Fallout from the COVID-19 pandemic will shrink the size of the U.S. economy by 7.9 trillion U.S. dollars over the next decade, according to new projections released by the Congressional Budget Office (CBO) on Monday.
In response to a request from Senate Minority Leader Charles Schumer, CBO Director Phillip Swagel said in a report that cumulative real output in the United States from 2020 to 2030 will be 7.9 trillion dollars less than what the agency projected in January due to the pandemic. That represents a 3 percent decline in cumulative real gross domestic product (GDP) over the next decade.
"Business closures and social distancing measures are expected to curtail consumer spending, while the recent drop in energy prices is projected to severely reduce U.S. investment in the energy sector," the report said, adding recent congressional legislation will partially mitigate the deterioration in economic conditions.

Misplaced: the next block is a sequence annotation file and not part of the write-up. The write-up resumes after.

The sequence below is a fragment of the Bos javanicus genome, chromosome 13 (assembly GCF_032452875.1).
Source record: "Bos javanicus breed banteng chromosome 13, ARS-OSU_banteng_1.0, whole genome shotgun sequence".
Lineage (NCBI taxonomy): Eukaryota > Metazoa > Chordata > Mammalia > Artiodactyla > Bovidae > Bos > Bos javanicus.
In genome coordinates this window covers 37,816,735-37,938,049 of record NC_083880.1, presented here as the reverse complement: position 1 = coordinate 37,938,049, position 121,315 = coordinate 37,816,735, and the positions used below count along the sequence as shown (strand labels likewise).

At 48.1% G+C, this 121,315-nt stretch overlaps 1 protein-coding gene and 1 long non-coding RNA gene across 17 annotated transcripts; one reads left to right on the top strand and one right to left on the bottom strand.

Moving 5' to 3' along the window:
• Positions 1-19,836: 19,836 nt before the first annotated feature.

The report also noted that "an unusually high degree of uncertainty" surrounds these economic projections, particularly because of uncertainty about how the pandemic will unfold this year and the year to come.
"Additionally, if future federal policies differ from those underlying CBO's economic projections -- for example, if lawmakers enact additional pandemic-related legislation-then economic outcomes will necessarily differ from those presented here," the report said.
The U.S. Commerce Department reported on Thursday that economic activity in the first quarter contracted at an annual rate of 5 percent in a second estimate, 0.2 percentage point lower than the advance estimate.
That downwardly revised figure, however, still does not fully capture COVID-19's economic damage, and many analysts believe that the decline in the second quarter is expected to be much deeper.
While White House officials have expressed optimism that the economy will rebound in the second half of the year, economists and public health experts have warned that a hasty reopening of the economy could trigger a second wave of infections, which could reverse the economic recovery.